Legislating Indian Country:
Significant Milestones in Transforming Tribalism
By Laurence Armand French
New York, NY: Peter Lang Publishing, Inc., 2007
From the brief biography printed on the back cover, Laurence Armand French has a wide and varied academic background and has dedicated much of his life to learning. He is to be commended for those endeavours, as well as for tackling such a complex and intricate topic - in this slim volume, he has attempted to explore the major developments throughout the entire history of federal Indian policy.
Unfortunately, he has undertaken too large a project within the confines of the available space. In less than 175 pages, French explores more than 200 years of history, more than a dozen federal statutes, and approximately a dozen court decisions, as well as aspects of the belief systems of several tribes. As a result, his explanations are necessarily superficial and incomplete throughout the entire book. One illustration of this problem occurs on page 143, where French asserts with no support that “traditional spiritualism is the foundation of Indian culture”. That statement would come as a surprise to the large number of Indians who adhere to different religious traditions, including Christianity.
At several points throughout the book, French’s explanations cross from incomplete into misleading and even occasionally inaccurate. A minor example can be found in Chapter Three, which is largely devoted to an exploration of late 19th century events and yet spends its last two pages discussing the Cobell litigation regarding Individual Indian Money accounts, which was filed in 1996, more than a century later. It is not entirely clear why French included this discussion out of its chronological context. More seriously, French’s explanation of the 1934 Indian Reorganization Act is rife with errors. For example, on page103, French asserts that those tribes who “selected this Indian Reorganization Act (IRA) option had their tribal status transformed into that of a business corporation, where enrolled members constituted shareholders”. This explanation conflates sections 16 and 17 of the IRA, as well as the IRA and the Alaska Native Claims Settlement Act, the result being a thoroughly incorrect rendering of both statutes. It is also unclear why French includes a discussion of the Navajo and Cherokee tribes along with the IRA (pp. 98-99), as neither tribe is organized under that statute.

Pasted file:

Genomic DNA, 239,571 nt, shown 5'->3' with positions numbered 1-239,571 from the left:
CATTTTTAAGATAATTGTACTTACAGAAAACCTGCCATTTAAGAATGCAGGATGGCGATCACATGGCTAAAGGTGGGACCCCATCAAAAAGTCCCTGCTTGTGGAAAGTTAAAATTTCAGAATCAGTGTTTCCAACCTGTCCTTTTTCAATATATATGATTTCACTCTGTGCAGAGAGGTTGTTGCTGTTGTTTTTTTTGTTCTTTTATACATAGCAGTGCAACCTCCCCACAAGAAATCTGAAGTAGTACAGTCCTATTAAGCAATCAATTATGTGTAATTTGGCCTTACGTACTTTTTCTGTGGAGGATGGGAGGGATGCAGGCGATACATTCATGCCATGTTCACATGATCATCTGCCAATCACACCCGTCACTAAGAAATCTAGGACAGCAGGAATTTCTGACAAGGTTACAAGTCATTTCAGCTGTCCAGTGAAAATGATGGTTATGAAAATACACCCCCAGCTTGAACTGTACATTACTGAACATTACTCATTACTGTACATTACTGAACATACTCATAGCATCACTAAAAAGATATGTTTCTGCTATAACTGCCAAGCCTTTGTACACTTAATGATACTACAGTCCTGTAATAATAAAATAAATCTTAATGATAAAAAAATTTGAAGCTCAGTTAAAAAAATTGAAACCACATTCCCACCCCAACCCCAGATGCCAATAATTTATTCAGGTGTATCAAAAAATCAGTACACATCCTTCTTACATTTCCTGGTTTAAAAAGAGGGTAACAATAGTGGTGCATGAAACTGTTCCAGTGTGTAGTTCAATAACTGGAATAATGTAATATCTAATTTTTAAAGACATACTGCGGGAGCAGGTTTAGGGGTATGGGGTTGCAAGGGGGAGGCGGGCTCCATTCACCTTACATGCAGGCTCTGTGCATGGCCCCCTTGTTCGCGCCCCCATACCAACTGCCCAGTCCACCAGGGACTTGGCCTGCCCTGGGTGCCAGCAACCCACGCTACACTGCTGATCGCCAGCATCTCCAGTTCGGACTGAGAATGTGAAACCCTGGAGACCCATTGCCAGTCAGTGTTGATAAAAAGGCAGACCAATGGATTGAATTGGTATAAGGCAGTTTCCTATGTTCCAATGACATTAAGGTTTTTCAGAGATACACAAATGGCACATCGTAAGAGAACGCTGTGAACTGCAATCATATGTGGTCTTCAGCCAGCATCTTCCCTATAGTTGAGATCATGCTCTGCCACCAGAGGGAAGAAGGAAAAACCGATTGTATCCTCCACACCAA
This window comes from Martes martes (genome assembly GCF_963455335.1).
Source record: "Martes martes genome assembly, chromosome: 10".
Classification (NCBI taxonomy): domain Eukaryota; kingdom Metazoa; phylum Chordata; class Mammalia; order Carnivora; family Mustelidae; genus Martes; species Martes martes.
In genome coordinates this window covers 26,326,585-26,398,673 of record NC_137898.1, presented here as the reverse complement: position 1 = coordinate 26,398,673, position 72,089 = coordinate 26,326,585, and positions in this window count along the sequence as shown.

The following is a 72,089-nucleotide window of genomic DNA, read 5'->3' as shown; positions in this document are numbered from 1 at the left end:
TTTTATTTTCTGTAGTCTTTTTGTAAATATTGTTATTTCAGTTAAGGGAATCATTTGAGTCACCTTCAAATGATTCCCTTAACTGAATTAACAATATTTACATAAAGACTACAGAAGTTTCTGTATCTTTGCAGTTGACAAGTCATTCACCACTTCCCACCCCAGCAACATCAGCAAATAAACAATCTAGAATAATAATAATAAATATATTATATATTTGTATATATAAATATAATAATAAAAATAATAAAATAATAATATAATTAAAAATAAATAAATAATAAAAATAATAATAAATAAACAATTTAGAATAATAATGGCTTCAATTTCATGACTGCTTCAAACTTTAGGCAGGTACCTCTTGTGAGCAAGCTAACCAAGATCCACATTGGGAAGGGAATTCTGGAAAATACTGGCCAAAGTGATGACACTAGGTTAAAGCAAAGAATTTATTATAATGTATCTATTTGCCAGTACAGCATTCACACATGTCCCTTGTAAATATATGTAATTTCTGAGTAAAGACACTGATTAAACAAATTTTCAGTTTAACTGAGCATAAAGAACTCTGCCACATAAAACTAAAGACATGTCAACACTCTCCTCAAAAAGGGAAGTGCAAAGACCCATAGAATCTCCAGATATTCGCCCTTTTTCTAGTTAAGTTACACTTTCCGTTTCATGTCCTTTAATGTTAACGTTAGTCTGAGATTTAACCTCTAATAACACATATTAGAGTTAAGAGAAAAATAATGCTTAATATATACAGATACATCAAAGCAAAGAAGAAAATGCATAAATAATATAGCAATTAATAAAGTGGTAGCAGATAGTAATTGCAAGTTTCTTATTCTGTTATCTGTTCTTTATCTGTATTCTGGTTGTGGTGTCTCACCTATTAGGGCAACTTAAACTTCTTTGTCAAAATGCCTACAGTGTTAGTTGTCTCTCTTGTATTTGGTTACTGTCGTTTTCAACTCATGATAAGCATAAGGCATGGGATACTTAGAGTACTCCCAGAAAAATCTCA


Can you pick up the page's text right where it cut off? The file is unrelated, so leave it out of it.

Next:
These problems are compounded by French’s tendency to include the entire text of statutes, as well as other primary sources, as extended block quotations. Such large blocks interrupt the flow of the discussion and make it difficult to follow. Chapter Two, for example, consists of 26.5 pages exploring the Early Republic Era. Of those 26.5 pages, more than 15 pages are block quotations. French’s discussion of the Johnson-O’Malley Act (pp. 91-92) consists of just over four lines of historical context followed by the text of the statute, with no further explanation or analysis. Chapters Three and Four conclude with block quotations, again with no further explanation or analysis.
Finally, two recurring themes are threaded throughout the book - the role of the Mormons and issues of blood quantum. Comments on these topics are scattered throughout the text with little explanation, examples, or other supporting material. The purpose and significance of these themes is not clear, and more explication is required for the reader to fully understand the point French is attempting to make.
In conclusion, French is to be applauded for tackling such a large and complex topic, but he would have better served his readers by selecting a smaller slice of history and exploring it more thoroughly. As it stands, Legislating Indian Country does not add anything to the existing literature and its errors make it unreliable as a summary overview.
|MELISSA L. TATUM
University of Arizona